As Jack, Christian Bale embodies the earnest early 60s Dylan singing The Lonesome Death of Hattie Carroll to a group of workers, but also the late 70s Christian phase when he resurfaces as Pastor John.
Movie star rather than singer (having made his name playing the early incarnation of Jack) but clearly representing Dylan's relationships with Sara Lownds and Carol Dennis (fused here via Charlotte Gainsbourg), Heath Ledger arcs from youthful idealism to cynical bitterness as is Robbie.
In the film's most noted performance (even if she looks more like John Cooper Clarke), Cate Blanchett's Jude embodies the Dylan of Highway 61 Revisited, going from a revered protest icon linked to folk legend Alice (Julianne Moore channelling Joan Baez) to reviled sell out after going electric, dallying with the current It girl (Michelle Williams as the Edie Sedgwick figure) and being given a hard time by a cynical BBC presenter (Greenwood again).
Cross cutting between the stories, although there's an overriding connection, there's no defined chronology and much is defiantly impressionistic in the manner of Fellini or Godard while also embracing humorous nods to Richard Lester with a background reference to Help! as Jude frolics with a Fab Four.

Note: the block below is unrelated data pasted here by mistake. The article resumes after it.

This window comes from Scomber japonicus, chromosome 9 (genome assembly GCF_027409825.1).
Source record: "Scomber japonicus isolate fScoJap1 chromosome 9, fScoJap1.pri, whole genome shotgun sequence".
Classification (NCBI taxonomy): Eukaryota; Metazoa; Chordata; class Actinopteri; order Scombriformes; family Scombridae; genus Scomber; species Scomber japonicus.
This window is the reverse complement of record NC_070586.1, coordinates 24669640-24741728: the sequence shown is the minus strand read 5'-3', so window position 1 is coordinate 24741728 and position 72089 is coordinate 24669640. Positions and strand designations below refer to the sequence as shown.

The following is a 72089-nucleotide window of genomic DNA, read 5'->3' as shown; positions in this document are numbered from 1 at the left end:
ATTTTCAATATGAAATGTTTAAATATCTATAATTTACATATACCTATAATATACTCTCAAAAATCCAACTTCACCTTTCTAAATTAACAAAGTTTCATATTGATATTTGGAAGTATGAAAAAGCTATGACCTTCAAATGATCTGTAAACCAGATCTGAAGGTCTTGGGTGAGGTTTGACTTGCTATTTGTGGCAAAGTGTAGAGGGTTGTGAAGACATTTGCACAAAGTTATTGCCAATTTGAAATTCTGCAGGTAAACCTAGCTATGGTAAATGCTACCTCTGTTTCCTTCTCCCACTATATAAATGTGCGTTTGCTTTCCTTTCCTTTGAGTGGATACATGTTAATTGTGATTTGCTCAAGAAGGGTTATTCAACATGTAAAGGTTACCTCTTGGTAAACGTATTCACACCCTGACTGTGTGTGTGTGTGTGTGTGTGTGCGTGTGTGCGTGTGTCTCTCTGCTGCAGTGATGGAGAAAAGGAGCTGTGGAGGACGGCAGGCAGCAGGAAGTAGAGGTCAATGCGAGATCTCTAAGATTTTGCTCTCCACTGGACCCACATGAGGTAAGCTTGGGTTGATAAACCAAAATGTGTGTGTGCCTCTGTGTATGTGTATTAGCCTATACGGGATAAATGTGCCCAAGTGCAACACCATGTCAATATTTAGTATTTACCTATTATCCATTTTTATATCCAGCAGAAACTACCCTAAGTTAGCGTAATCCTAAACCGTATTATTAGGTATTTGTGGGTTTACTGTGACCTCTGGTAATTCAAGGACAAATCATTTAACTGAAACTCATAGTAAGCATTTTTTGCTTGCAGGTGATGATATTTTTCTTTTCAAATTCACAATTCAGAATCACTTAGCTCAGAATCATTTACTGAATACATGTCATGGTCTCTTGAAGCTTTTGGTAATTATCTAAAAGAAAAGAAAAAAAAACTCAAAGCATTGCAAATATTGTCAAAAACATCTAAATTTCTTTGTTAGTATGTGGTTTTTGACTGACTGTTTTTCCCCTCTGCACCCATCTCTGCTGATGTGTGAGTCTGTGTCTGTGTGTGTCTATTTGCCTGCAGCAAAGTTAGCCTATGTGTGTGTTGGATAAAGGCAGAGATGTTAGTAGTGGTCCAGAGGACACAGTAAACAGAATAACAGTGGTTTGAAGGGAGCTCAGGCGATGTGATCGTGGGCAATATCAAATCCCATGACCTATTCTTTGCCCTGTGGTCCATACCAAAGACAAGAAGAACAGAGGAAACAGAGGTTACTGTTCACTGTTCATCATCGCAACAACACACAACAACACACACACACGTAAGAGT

There's certainly individual moments of genius and throwaway wit (Brian Jones referred to as a member of that British covers band), Hayes choice of songs is suitably obscure and all of the Dylan incarnations are excellent in their own way.
It's certainly less tedious than the loosely biographical and terminally incoherent Masked and Anonymous but, ultimately, only someone already well versed in Dylan lore will get the allusions and references while Arena audiences and the merely curious alike will likely be intellectually and aesthetically impressed but confounded by the narrative structure and at a loss to engage with the fragmented central figure.
THE WITNESSES * * *
Cert 15, 114 mins, subtitled
Something of a belated Jules Et Jim style look at the impact of the first Aids outbreak, Andre Techine's drama covers the overlapping stories of a group of Parisians all variously connected to promiscuous young homosexual Manu (Johan Libéreau).
Schematically staged in three acts that arc from innocence to awareness to enlightenment, those in Manu's orbit include his aspiring opera singer sister (Julie Depardieu), 50-something platonic partner doctor Adrien (Michel Blanc) who devotes himself to researching a cure, vice squad chief lover Medhi (Sami Bouajila) and his open marriage blocked novelist, maternally ambivalent wife (Sarah) Emmanuelle Beart.
Well acted, unsentimental, insightful and ultimately optimistic, there's no arguing with its credentials or artistic quality, but you can't help feeling it's about 15 years too late to have any real impact.